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Local offices were ready for shutdown

File photo — The William Johnson house would have closed indefinitely had the federal government shutdown.

NATCHEZ — As the clock ticked down Friday, federal employees in the Miss-Lou spent the day in limbo, forced to make plans for a shutdown and what it would mean locally.

Employees at the Natchez National Historical Park and St. Catherine Creek Wildlife Refuge were among those preparing to go home without pay.

Parks Superintendent Kathleen Jenkins said a shutdown would have meant the closure of Melrose and the William Johnson House.

“If there’s no appropriation, we can’t incur the expense of paying staff or people to be there,” Jenkins said.

NPS offices inside the Natchez Visitor Reception Center would be closed, but the visitor’s center would stay open, Jenkins said.

Of the approximately 25 employees and a number of volunteers staff members at the local park service, only some security personnel would report to work if the government had shut down, she said.

Jenkins said she had two conference calls with a designated coordinator of the shutdown this week at the NPS regional office in Atlanta.

Jenkins has worked for NPS for 18 years and has experienced potential shutdowns before.

“You don’t get used to this, thank goodness, but its part of the process,” she said.

Jenkins said preservation work ongoing at Melrose would have halted in the case of a shutdown.

“It’s sort of a minefield negotiation of what’s allowed and what’s not,” Jenkins said.

St. Catherine Creek National Wildlife Refuge Manager Bob Strader was preparing Friday to send all but himself and one security officer home.

Bayou Cocodrie near Ferriday and Cat Island in St. Francisville, La., would also have closed, Strader said.

Strader said he was instructed to keep the refuge and its 11 employees updated on the status of a shutdown via the U.S. Department of the Interior website.

“There’s instructions on top of instructions,” Strader said.

He said cell phones and laptops of employees who would have be furloughed would be locked up at the office during the shutdown.

“The biggest thing for our employees is not knowing; they don’t know if they (will) come on work Monday or if they will get paid on days off,” Strader said.

“(Employees) are kind of anxious about the potential shut down.”

The Vidalia office of the U.S. Army Corps of Engineers was in the same boat Friday.

Public Affairs and communications officer for the Vicksburg District Kavanaugh Breazeale said plans were made in preparation for the shutdown since the Corps is a part of the U.S. Department of Defense.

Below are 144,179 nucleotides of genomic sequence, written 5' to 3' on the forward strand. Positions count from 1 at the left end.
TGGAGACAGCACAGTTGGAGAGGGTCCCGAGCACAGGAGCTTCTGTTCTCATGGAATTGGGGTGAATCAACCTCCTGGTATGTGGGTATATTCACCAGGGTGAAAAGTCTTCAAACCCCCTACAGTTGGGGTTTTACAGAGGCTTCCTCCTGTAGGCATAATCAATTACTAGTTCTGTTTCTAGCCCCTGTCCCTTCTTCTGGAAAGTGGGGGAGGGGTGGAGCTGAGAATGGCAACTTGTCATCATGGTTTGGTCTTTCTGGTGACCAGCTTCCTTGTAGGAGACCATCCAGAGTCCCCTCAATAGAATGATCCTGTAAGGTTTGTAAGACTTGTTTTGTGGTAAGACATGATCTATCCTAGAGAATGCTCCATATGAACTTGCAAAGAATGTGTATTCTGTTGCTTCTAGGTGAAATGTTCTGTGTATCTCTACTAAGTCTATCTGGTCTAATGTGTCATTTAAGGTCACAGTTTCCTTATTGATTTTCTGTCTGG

“We recently had a staff meeting to determine what avenues we would take,” he said. “During a shutdown, we would continue to go forward with emergency essential personnel employees only.”

Breazeale said these emergency essential employees would consists of positions like lock and damn operators and hydro power plant operators.

Breazeale said the Corps’ Vicksburg District — which includes the Vidalia office — employs approximately 1,100 people in the 68,000 square miles over Arkansas, Mississippi and Louisiana, and the government shutdown would have reduced that number greatly.

“Very few of those 1,100 employees are considered essential,” he said.

Breazeale said the district was still working out the details of exactly how many employees would be around in the case of a shutdown.

Corps offices all over the district, including the one in Vidalia, would be closed, but emergency employees would be at the offices to provide services, Breazele said.

Natchez Trace Parkway Superintendent Cam Sholly said the Trace would remain open to drivers with slightly scaled down law enforcement patrol during the shutdown.

Picnic areas, campgrounds and the four visitors centers will be closed, Sholly said.

“We will scale back to a degree who is working, but there will still be a satisfactory public safety presence,” Sholly said.

Sholly said approximately 130-150 engineers, technical experts, those who process permits and other full-time employees will be furloughed.

The U.S. Postal Service would not be affected by the federal shutdown as far as regular services, said the Jackson post office’s Consumer Affairs Manager Doug Kyle.

The postal service would, however, stop taking applications for passports, and today’s national U.S. Passport Day was canceled Friday because of the potential of a shutdown, Kyle said.

“Otherwise, everything else is business as usual because the postal service is under a different funding system,” Kyle said.

Kyle said the post office operates from postage stamps and other retail sales and fees.

At the U.S. Coast Guard, essential employees that would continue their jobs during the shutdown include search and rescue, port and homeland security law enforcement and environmental response employees, said Lt. J.G. Ryan Gomez, public information officer at the Coast Guard’s Vicksburg station.

Gomez said a standard plan for federal shutdowns has been in place since 1980, but that it is consistently updated.

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